I am saying: this is not pain
just the embrace of a very strong god
one with an unshaven cheek that scratches when he kisses you

—Translated from Belarusian by Katie Farris and Ilya Kaminsky

Author:  giselle [ Tue Dec 27, 2011 6:24 pm ]
Post subject:  Re: Poetry Everyday

Great poem Saffron, really enjoyed it. Grandmothers are so .. symbolic. And I liked Alan Heathcock's item too ... he's absolutely right, poetry can fit into your life easily ... and I 100% agree, reading poetry at the Jiffy Lube is precisely what one should do :D

Author:  Saffron [ Tue Dec 27, 2011 8:27 pm ]
Post subject:  Re: Poetry Everyday

Next poem:
Mary Oliver

The Egret
Every time
but one
the little fish
and the green
and spotted frogs
the egret’s bamboo legs
from the thin
and polished reeds
at the edge
of the silky world
of water.
in their last inch of time,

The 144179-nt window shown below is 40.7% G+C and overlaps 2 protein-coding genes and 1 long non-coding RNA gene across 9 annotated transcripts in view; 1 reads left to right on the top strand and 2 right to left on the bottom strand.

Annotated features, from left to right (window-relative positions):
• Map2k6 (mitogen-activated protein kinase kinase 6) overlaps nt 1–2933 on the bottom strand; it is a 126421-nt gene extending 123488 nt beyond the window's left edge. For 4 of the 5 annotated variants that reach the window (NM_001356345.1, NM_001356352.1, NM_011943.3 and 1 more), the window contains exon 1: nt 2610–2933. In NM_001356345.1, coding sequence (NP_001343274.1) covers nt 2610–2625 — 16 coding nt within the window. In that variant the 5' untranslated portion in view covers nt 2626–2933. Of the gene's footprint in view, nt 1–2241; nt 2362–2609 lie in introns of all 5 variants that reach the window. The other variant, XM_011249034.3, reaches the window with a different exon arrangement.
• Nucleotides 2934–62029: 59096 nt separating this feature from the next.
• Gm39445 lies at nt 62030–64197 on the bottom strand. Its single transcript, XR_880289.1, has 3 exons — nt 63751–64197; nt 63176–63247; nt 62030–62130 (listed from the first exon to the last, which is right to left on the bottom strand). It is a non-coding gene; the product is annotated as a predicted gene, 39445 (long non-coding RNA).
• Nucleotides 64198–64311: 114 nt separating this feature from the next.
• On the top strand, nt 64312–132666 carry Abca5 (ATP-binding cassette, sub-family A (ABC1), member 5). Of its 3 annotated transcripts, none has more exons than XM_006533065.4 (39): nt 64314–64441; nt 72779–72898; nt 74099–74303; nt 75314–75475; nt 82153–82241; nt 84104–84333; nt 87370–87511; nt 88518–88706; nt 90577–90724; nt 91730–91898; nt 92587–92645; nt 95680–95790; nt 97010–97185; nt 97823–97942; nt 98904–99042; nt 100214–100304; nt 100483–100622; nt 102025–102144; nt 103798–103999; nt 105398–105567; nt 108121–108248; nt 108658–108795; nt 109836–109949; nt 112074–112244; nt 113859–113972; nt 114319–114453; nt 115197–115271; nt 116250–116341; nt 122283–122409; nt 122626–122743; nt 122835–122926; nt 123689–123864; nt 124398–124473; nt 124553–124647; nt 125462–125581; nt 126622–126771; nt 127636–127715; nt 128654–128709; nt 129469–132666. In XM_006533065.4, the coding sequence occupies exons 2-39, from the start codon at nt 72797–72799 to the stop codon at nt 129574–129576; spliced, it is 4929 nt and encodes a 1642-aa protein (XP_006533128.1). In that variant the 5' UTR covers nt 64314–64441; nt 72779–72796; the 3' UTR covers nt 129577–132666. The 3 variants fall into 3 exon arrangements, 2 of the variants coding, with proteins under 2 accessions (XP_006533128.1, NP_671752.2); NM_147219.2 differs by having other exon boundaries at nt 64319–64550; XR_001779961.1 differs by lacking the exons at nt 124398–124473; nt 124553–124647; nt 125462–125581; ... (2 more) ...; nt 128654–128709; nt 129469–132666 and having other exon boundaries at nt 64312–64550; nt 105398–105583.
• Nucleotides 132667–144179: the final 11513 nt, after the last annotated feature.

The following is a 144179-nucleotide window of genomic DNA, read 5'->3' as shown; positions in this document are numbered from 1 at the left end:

they see,
for an instant,
the white froth
of her shoulders,
and the white scrolls
of her belly,
and the white flame
of her head.
What more can you say
about such wild swimmers?
They were here,
they were silent,
they are gone, having tasted
sheer terror.
Therefore I have invented words
with which to stand back
on the weedy shore—
with which to say:
Look! Look!
What is this dark death
that opens
like a white door?

Author:  Saffron [ Tue Dec 27, 2011 10:05 pm ]
Post subject:  Re: Poetry Everyday

Ooops, wrong Mary Oliver poem - here is the one mentioned in the NPR piece.


Mary Oliver

Where the path closed
down and over,
through the scumbled leaves,
fallen branches,
through the knotted catbrier,
I kept going. Finally
I could not
save my arms
from thorns; soon
the mosquitoes
smelled me, hot
and wounded, and came
wheeling and whining.
And that's how I came
to the edge of the pond:
black and empty
except for a spindle
of bleached reeds
at the far shore
which, as I looked,
wrinkled suddenly
into three egrets - - -
a shower
of white fire!
Even half-asleep they had